Firebox XCore 2500
Strengths: Real-time connection view with playback ability.
Weaknesses: Management interface is clumsy and Windows-only.
Verdict: Solid performer, but in need of modernization.
The Firebox range is always easy to pick out of a group, with its trademark red casing. The unit ships with a full complement of hardware, some enabled through software licenses.
The XCore 2500 we received is a medium-sized version, with six 10/100 ports and a throughput rated to 300Mbps, which is a bit low for the price, although the unit does have a good collection of security features.
Connecting to the unit can be done over a network connection, via a serial port or a combination of the two. A QuickSetup Wizard runs, prompting for a choice of transparent or routed mode, and interface set-up and configuring internal web and mail servers.
Management is conducted via the WatchGuard System Manager software, a Windows-only utility which is good enough, but we would like to see it complemented by an OS-agnostic web or java GUI. There are actually two separate tools, the System Manager and a Policy Manager, which is used to create rules.
The basic firewall policies start off in a familiar NAT configuration – allow everything out and block any non-established connection in.
New rules are easy to set up, but because the system only allows one read/write admin connection at a time, linking from the System Manager to the Policy Manager resulted in failed connections until we got used to disconnecting and reconnecting in read-only mode before updating policies.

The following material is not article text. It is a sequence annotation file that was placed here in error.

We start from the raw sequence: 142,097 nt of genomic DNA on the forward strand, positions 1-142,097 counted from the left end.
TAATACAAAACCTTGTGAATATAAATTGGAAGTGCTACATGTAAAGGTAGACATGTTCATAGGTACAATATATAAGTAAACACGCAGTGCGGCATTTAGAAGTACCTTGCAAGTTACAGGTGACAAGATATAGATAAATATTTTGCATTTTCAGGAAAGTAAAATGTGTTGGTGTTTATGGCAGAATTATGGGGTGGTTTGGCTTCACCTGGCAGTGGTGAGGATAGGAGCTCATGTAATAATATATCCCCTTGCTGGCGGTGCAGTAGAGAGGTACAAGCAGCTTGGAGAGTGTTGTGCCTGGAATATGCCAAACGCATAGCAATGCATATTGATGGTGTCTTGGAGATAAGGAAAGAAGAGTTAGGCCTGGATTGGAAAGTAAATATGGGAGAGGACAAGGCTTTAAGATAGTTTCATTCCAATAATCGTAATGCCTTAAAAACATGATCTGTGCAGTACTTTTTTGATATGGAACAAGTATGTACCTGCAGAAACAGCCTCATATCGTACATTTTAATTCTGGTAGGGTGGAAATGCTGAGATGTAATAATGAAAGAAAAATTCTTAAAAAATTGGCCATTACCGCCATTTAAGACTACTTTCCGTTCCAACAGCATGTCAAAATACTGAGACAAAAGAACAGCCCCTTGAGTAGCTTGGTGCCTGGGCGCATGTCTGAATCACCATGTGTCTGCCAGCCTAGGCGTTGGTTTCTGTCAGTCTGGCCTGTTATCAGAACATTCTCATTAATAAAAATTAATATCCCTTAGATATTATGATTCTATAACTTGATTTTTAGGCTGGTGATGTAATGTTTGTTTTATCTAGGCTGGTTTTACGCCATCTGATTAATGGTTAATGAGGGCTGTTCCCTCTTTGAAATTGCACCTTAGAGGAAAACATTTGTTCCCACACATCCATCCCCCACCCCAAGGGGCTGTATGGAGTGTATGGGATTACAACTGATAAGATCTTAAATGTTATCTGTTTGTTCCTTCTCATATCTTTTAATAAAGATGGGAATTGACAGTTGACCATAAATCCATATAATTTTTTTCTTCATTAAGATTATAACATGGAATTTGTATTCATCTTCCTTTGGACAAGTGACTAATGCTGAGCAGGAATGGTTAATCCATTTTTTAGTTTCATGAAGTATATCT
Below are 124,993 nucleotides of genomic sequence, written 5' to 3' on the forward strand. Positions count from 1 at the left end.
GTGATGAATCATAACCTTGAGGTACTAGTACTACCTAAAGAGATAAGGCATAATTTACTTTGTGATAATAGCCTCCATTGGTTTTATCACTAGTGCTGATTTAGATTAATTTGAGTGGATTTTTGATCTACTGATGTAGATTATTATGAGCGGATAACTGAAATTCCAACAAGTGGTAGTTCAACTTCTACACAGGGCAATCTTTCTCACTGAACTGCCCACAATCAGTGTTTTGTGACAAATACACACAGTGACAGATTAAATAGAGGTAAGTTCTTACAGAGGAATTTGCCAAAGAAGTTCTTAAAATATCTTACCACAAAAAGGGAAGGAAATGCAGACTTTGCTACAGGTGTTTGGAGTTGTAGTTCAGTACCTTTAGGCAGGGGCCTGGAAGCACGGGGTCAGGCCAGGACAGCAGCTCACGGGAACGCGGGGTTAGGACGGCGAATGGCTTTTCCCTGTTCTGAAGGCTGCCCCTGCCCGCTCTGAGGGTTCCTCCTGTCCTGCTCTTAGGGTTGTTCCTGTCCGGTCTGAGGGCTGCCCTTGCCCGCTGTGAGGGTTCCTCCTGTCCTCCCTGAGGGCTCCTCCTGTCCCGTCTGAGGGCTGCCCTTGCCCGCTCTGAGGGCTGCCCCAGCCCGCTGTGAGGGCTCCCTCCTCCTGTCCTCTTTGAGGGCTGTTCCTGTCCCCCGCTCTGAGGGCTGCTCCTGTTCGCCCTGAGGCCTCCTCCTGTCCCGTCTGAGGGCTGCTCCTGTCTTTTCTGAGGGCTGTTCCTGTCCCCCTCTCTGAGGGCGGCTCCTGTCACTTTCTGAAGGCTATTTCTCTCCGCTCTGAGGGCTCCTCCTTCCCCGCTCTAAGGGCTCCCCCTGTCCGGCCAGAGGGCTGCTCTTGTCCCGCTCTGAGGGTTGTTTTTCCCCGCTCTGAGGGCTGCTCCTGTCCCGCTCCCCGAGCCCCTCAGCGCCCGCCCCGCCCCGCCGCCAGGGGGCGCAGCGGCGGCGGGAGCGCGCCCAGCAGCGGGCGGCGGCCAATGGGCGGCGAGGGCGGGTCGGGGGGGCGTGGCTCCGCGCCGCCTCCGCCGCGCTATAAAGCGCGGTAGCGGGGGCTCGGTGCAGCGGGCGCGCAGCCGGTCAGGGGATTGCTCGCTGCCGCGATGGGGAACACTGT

Actually working with policies was a bit laborious, requiring password confirmation for every change. And some required a reboot without an obvious reason why: we dislike restarting edge devices for anything less than very substantial updates.
Hostwatch, a third utility (why aren’t these all grouped with access limited by roles?) shows what sessions are currently active in a real-time graphical display. This can also play back historic data, to replay attacks or monitor activity: a nice touch.
Multiple Fireboxes can be clustered for high availability, although an extra license is required for this. VPN features include IPsec and WatchGuard’s proprietary Dynamic VPN which can tie branch office networks together with requirements to use internal proxies, for example.
Some features are interesting extensions to what other vendors provide, and for everyday use Firebox products perform solidly. But the management software is looking outdated and some functions feel awkward to manage. Updated, this would be a much stronger offering.